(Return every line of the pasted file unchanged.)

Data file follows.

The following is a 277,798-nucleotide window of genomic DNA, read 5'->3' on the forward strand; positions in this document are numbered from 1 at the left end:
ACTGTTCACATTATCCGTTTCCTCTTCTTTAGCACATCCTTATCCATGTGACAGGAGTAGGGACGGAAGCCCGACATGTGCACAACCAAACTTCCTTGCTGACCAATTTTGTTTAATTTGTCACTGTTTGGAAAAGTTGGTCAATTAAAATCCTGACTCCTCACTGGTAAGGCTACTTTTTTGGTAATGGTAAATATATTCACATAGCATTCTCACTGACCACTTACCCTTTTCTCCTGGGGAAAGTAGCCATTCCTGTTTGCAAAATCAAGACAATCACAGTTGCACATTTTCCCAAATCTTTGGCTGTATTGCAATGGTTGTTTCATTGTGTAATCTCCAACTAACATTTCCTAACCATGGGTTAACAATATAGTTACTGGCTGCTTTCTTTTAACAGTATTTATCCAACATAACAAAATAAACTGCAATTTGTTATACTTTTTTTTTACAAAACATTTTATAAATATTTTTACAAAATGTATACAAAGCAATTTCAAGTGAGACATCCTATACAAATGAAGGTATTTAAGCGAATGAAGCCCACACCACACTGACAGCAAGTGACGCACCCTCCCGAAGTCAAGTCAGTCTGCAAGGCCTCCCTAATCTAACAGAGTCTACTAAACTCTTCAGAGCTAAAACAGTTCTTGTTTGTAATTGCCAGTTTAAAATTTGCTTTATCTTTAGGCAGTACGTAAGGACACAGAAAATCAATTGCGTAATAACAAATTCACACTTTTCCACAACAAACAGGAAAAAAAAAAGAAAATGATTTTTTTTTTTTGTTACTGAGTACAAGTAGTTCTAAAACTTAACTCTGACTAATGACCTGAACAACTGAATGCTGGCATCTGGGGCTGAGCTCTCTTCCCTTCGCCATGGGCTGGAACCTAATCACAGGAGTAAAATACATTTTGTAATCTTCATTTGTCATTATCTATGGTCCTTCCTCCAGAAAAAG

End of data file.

The following is a 277,798-nucleotide window of genomic DNA, read 5'->3' on the forward strand; positions in this document are numbered from 1 at the left end:
ACTGTTCACATTATCCGTTTCCTCTTCTTTAGCACATCCTTATCCATGTGACAGGAGTAGGGACGGAAGCCCGACATGTGCACAACCAAACTTCCTTGCTGACCAATTTTGTTTAATTTGTCACTGTTTGGAAAAGTTGGTCAATTAAAATCCTGACTCCTCACTGGTAAGGCTACTTTTTTGGTAATGGTAAATATATTCACATAGCATTCTCACTGACCACTTACCCTTTTCTCCTGGGGAAAGTAGCCATTCCTGTTTGCAAAATCAAGACAATCACAGTTGCACATTTTCCCAAATCTTTGGCTGTATTGCAATGGTTGTTTCATTGTGTAATCTCCAACTAACATTTCCTAACCATGGGTTAACAATATAGTTACTGGCTGCTTTCTTTTAACAGTATTTATCCAACATAACAAAATAAACTGCAATTTGTTATACTTTTTTTTTACAAAACATTTTATAAATATTTTTACAAAATGTATACAAAGCAATTTCAAGTGAGACATCCTATACAAATGAAGGTATTTAAGCGAATGAAGCCCACACCACACTGACAGCAAGTGACGCACCCTCCCGAAGTCAAGTCAGTCTGCAAGGCCTCCCTAATCTAACAGAGTCTACTAAACTCTTCAGAGCTAAAACAGTTCTTGTTTGTAATTGCCAGTTTAAAATTTGCTTTATCTTTAGGCAGTACGTAAGGACACAGAAAATCAATTGCGTAATAACAAATTCACACTTTTCCACAACAAACAGGAAAAAAAAAAGAAAATGATTTTTTTTTTTTGTTACTGAGTACAAGTAGTTCTAAAACTTAACTCTGACTAATGACCTGAACAACTGAATGCTGGCATCTGGGGCTGAGCTCTCTTCCCTTCGCCATGGGCTGGAACCTAATCACAGGAGTAAAATACATTTTGTAATCTTCATTTGTCATTATCTATGGTCCTTCCTCCAGAAAAAG